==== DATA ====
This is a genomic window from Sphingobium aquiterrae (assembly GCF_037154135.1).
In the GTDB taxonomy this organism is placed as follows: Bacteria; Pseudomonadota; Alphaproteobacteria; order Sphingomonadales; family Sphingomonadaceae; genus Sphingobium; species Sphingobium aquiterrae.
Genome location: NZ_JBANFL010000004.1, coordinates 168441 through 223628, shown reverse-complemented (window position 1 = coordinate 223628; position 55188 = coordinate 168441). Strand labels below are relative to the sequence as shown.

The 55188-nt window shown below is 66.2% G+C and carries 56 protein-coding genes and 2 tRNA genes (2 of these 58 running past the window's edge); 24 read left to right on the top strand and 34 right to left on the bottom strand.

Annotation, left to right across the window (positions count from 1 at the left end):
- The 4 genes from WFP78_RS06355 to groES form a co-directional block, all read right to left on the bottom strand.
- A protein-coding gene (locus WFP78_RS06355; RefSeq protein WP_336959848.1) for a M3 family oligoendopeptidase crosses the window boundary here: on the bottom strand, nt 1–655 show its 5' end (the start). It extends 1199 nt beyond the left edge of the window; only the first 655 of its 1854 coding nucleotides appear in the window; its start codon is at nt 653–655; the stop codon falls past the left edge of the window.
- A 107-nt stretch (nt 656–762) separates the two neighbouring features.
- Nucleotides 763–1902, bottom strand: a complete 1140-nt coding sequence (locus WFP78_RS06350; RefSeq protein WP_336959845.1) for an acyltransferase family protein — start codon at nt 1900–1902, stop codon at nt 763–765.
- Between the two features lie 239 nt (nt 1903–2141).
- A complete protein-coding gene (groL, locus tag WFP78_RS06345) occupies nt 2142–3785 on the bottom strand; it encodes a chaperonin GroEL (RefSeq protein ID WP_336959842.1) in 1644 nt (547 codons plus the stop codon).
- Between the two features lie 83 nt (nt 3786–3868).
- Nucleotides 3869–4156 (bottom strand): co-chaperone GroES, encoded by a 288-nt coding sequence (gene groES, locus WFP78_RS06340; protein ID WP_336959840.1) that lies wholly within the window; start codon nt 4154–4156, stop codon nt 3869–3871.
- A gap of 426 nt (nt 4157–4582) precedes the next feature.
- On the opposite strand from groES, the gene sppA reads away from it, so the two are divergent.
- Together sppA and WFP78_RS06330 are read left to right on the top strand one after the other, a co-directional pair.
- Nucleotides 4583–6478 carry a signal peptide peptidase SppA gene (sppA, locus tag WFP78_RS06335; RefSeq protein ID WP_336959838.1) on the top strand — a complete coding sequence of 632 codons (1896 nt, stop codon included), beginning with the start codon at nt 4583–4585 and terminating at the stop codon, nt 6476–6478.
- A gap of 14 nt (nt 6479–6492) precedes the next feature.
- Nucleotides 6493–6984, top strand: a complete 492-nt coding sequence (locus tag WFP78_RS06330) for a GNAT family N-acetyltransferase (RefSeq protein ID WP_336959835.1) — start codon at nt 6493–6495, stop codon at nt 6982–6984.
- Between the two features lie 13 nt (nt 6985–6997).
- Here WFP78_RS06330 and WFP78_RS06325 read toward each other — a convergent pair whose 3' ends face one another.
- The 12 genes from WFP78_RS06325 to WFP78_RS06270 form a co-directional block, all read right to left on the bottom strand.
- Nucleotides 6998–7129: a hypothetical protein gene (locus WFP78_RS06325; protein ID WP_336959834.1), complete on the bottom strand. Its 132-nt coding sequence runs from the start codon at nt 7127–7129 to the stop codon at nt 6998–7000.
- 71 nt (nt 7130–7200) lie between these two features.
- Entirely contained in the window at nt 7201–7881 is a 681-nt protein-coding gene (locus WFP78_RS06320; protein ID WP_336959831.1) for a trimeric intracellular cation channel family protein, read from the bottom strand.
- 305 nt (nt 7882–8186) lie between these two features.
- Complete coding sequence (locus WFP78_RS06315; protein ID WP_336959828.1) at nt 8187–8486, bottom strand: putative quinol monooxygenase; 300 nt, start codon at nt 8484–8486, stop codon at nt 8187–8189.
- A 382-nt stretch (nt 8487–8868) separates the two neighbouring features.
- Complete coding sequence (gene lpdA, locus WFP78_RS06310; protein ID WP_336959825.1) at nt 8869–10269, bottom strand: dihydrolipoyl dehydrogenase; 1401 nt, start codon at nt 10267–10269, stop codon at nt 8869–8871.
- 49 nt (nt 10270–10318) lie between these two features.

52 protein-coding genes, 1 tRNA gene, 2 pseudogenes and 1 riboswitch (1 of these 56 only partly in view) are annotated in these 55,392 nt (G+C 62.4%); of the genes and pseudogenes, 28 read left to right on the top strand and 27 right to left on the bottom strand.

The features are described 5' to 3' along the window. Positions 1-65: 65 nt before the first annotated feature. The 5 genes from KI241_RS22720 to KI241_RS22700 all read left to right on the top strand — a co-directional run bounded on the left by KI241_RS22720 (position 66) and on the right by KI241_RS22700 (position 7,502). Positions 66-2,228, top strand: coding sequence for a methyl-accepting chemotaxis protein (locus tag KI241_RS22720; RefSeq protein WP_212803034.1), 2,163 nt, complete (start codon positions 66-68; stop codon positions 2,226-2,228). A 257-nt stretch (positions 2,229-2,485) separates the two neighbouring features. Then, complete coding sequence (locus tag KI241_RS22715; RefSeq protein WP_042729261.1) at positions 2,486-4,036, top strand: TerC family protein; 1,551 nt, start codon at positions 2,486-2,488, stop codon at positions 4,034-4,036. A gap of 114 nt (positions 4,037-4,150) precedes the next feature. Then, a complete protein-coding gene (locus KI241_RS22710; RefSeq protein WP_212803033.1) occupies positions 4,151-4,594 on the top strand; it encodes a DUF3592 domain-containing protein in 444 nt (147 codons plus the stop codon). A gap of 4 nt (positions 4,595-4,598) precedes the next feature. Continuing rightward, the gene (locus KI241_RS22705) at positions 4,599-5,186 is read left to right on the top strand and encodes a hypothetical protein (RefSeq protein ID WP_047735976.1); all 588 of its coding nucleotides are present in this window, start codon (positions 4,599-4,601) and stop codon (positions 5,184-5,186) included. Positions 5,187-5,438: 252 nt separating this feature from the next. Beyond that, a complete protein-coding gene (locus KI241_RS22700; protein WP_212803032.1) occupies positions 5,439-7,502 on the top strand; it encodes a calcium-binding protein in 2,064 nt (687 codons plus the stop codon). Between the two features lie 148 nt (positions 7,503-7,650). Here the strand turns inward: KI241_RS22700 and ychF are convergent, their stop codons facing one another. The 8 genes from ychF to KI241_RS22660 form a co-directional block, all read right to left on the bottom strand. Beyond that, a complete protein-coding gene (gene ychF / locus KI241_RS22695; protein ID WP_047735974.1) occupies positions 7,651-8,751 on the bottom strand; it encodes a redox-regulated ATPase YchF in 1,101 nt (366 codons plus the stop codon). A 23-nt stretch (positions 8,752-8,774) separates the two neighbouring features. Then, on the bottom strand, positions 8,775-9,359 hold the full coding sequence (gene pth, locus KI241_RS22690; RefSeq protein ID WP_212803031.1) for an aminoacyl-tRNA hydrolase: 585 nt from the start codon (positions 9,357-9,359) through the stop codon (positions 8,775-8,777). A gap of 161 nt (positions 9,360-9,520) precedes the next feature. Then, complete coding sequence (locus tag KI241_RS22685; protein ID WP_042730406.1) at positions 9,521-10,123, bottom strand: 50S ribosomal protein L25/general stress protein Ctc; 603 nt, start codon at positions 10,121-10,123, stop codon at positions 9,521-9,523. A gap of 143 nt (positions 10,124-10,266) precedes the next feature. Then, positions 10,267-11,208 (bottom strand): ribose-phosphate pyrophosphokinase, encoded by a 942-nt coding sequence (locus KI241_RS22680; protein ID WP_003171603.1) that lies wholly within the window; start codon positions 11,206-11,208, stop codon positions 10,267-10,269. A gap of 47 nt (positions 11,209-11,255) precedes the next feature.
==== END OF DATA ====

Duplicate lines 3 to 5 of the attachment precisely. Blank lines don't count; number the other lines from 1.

Genome location: NZ_JBANFL010000004.1, coordinates 168441 through 223628, shown reverse-complemented (window position 1 = coordinate 223628; position 55188 = coordinate 168441). Strand labels below are relative to the sequence as shown.

The 55188-nt window shown below is 66.2% G+C and carries 56 protein-coding genes and 2 tRNA genes (2 of these 58 running past the window's edge); 24 read left to right on the top strand and 34 right to left on the bottom strand.

Annotation, left to right across the window (positions count from 1 at the left end):